In The South Sea Islands in Transition (1953), funded by the Institute for Pacific Relation, he decried the colonial policy of the postwar Labor Government, for its ‘exaggerated emphasis on native welfare and development to the neglect of other legitimate interests.’
In the late 1950s, having finally secured an academic chair at ANU, Stanner would focus on Aboriginal studies. This eventually brought a return to Commonwealth service, with his appointment by Holt to the new Council for Aboriginal Affairs under Coombes.
From the 1950s, Australian state managers sought to facilitate resource extraction by mining firms on Commonwealth Aboriginal Reserves and Crown land occupied largely by Indigenous people. (These and other commercial operations had hitherto been prohibited under the ‘protection’ regime.)
At the same time they paid obeisance to the welfare needs of the resident populations, members of which often lacked adequate clean water, sanitation, infrastructure and public service supplies, and who accordingly suffered very high disease incidence, infant and maternal mortality, low life expectancy, etc.
Thus the Aboriginal Benefits Trust Fund was created to receive royalties and make beneficial payments on behalf of residents of mining areas. As Minister for Territories, Hasluck was ‘the architect of linking indigenous property rights in land (then reserves) to income generated by that land.’
By the mid-1960s policymakers hit upon the idea of endowing property rights which would allow their holders to exercise a limited set of administrative powers. The form of title, however, ensured the Crown would retain all subsurface mineral ownership, and the land otherwise had little commercial value or stock of tangible assets.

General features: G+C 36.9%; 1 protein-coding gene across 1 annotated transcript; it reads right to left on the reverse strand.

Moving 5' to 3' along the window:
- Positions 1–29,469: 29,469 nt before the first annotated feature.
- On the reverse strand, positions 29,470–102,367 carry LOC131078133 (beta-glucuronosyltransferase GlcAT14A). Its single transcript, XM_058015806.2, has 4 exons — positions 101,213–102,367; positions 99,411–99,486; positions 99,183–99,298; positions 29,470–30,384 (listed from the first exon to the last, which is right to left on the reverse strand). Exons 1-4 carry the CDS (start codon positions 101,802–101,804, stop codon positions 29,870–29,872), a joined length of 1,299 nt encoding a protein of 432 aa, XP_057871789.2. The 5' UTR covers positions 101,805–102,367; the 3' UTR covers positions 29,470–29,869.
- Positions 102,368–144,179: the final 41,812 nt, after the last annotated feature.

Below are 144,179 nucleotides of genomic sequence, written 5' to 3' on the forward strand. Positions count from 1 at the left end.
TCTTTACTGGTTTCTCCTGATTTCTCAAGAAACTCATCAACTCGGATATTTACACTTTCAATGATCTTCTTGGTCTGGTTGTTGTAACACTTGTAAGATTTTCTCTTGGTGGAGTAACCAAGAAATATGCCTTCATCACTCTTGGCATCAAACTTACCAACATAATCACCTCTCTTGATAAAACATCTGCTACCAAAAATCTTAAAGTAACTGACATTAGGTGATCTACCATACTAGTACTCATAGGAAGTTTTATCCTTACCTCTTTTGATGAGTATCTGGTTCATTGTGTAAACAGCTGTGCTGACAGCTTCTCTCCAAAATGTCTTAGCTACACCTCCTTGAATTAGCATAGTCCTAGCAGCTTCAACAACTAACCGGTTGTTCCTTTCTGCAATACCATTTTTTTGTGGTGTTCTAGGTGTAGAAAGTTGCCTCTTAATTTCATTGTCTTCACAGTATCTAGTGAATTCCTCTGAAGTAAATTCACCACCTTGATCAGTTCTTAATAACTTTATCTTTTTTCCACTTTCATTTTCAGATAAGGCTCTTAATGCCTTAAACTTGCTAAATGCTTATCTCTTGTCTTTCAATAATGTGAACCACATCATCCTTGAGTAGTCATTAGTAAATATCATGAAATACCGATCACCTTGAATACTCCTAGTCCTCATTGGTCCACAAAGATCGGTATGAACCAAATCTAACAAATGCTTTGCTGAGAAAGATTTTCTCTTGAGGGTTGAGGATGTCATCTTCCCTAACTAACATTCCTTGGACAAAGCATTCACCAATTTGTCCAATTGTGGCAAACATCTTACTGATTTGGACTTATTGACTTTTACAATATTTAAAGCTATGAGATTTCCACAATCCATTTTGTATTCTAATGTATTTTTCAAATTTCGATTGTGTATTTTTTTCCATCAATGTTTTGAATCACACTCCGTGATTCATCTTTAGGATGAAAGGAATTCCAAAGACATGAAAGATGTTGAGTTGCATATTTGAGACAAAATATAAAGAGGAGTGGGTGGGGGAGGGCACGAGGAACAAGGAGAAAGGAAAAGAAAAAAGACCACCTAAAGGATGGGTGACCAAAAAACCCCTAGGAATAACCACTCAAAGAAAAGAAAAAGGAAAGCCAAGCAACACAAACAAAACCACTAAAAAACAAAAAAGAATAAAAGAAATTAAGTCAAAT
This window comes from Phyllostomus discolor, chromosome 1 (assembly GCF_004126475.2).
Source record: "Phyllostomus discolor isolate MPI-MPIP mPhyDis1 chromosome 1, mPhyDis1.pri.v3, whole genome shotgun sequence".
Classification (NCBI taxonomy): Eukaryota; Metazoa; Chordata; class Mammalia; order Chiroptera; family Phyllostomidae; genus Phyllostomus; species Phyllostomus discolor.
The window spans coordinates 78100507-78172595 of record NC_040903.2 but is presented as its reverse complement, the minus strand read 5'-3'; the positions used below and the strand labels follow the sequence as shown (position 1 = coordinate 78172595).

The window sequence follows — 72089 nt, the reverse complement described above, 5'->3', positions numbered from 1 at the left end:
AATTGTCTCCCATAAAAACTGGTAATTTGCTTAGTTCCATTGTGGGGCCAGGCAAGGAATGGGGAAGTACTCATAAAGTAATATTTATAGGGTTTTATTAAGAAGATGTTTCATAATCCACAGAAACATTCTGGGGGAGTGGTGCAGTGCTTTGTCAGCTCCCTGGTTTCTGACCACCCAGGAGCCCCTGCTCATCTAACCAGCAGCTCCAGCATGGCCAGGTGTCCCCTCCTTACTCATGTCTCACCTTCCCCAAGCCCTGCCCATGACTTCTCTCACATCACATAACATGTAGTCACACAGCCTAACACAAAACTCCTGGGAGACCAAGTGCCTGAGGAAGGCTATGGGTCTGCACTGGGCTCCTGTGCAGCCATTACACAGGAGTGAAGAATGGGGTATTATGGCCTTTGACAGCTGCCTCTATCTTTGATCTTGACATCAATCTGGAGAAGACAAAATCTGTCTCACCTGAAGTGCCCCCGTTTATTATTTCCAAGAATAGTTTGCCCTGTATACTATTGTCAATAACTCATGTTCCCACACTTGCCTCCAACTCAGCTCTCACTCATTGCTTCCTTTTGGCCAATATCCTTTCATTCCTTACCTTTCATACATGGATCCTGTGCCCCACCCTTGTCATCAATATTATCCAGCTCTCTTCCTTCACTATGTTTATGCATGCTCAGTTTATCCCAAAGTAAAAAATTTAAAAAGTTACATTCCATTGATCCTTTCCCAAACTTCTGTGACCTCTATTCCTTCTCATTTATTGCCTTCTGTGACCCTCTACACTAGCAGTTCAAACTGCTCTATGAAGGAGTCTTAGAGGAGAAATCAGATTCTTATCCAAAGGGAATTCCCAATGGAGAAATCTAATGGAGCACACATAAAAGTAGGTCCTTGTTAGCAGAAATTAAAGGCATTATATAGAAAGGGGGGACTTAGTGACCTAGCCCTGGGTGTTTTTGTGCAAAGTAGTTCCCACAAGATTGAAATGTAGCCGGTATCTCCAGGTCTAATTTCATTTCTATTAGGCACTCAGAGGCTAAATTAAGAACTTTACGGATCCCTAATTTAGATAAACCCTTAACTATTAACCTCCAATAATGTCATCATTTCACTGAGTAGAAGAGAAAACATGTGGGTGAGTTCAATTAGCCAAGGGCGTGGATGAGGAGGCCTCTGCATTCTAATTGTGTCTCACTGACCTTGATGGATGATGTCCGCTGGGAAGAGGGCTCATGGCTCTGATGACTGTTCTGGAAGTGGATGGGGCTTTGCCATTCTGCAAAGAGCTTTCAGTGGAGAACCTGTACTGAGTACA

Conferring incorporated entities with these ownership rights granted a stake in proceedings to a narrow stratum of ‘Indigenous representatives’ at the head of those bodies. Senior figures were assigned a measure of managerial autonomy. This included the right to negotiate, on behalf of the ‘community’, ‘informed consent’ deals with mining companies, to grant licences and commercial lease agreements (e.g. Indigenous Land Use Agreements and Native Title Agreements), and thus to strike rent-sharing contracts.
The latter channelled into trust funds a portion of revenue from mining operations. A large share of these payments (>40%) were allocated to administrative expenses (consultants, legal advice, operational budgets, etc.) which the organizations could be expected rationally to have maximized.